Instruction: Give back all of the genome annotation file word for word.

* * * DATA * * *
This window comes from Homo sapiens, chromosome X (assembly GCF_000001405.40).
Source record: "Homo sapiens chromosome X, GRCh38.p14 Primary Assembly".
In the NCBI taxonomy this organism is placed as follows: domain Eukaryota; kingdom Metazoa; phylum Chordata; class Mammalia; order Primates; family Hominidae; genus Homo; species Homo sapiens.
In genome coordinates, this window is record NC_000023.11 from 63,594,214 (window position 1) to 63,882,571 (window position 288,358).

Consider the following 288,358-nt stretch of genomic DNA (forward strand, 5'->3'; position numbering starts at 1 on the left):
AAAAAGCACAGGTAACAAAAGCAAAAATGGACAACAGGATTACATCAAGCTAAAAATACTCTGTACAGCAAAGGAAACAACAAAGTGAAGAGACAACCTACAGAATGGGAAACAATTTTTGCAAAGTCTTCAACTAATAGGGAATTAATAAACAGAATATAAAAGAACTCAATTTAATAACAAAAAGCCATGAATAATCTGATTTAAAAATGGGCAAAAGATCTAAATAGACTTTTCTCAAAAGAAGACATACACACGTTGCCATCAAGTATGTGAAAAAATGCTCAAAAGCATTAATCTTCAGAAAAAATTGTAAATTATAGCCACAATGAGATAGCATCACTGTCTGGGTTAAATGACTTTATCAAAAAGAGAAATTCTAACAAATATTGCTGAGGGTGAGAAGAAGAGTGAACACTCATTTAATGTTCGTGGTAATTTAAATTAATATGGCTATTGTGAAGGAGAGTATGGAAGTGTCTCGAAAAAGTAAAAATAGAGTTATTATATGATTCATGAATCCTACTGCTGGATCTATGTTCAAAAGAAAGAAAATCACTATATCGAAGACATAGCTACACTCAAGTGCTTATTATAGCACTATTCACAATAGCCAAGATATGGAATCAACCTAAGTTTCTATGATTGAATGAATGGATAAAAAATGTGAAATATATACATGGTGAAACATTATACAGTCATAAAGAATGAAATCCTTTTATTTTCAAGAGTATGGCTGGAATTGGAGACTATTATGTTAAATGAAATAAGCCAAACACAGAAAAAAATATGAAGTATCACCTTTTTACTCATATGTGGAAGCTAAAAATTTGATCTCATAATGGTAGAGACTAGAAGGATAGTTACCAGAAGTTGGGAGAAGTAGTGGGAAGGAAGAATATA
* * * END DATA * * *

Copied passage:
This window comes from Homo sapiens, chromosome X (assembly GCF_000001405.40).
Source record: "Homo sapiens chromosome X, GRCh38.p14 Primary Assembly".
In the NCBI taxonomy this organism is placed as follows: domain Eukaryota; kingdom Metazoa; phylum Chordata; class Mammalia; order Primates; family Hominidae; genus Homo; species Homo sapiens.
In genome coordinates, this window is record NC_000023.11 from 63,594,214 (window position 1) to 63,882,571 (window position 288,358).

Consider the following 288,358-nt stretch of genomic DNA (forward strand, 5'->3'; position numbering starts at 1 on the left):
AAAAAGCACAGGTAACAAAAGCAAAAATGGACAACAGGATTACATCAAGCTAAAAATACTCTGTACAGCAAAGGAAACAACAAAGTGAAGAGACAACCTACAGAATGGGAAACAATTTTTGCAAAGTCTTCAACTAATAGGGAATTAATAAACAGAATATAAAAGAACTCAATTTAATAACAAAAAGCCATGAATAATCTGATTTAAAAATGGGCAAAAGATCTAAATAGACTTTTCTCAAAAGAAGACATACACACGTTGCCATCAAGTATGTGAAAAAATGCTCAAAAGCATTAATCTTCAGAAAAAATTGTAAATTATAGCCACAATGAGATAGCATCACTGTCTGGGTTAAATGACTTTATCAAAAAGAGAAATTCTAACAAATATTGCTGAGGGTGAGAAGAAGAGTGAACACTCATTTAATGTTCGTGGTAATTTAAATTAATATGGCTATTGTGAAGGAGAGTATGGAAGTGTCTCGAAAAAGTAAAAATAGAGTTATTATATGATTCATGAATCCTACTGCTGGATCTATGTTCAAAAGAAAGAAAATCACTATATCGAAGACATAGCTACACTCAAGTGCTTATTATAGCACTATTCACAATAGCCAAGATATGGAATCAACCTAAGTTTCTATGATTGAATGAATGGATAAAAAATGTGAAATATATACATGGTGAAACATTATACAGTCATAAAGAATGAAATCCTTTTATTTTCAAGAGTATGGCTGGAATTGGAGACTATTATGTTAAATGAAATAAGCCAAACACAGAAAAAAATATGAAGTATCACCTTTTTACTCATATGTGGAAGCTAAAAATTTGATCTCATAATGGTAGAGACTAGAAGGATAGTTACCAGAAGTTGGGAGAAGTAGTGGGAAGGAAGAATATA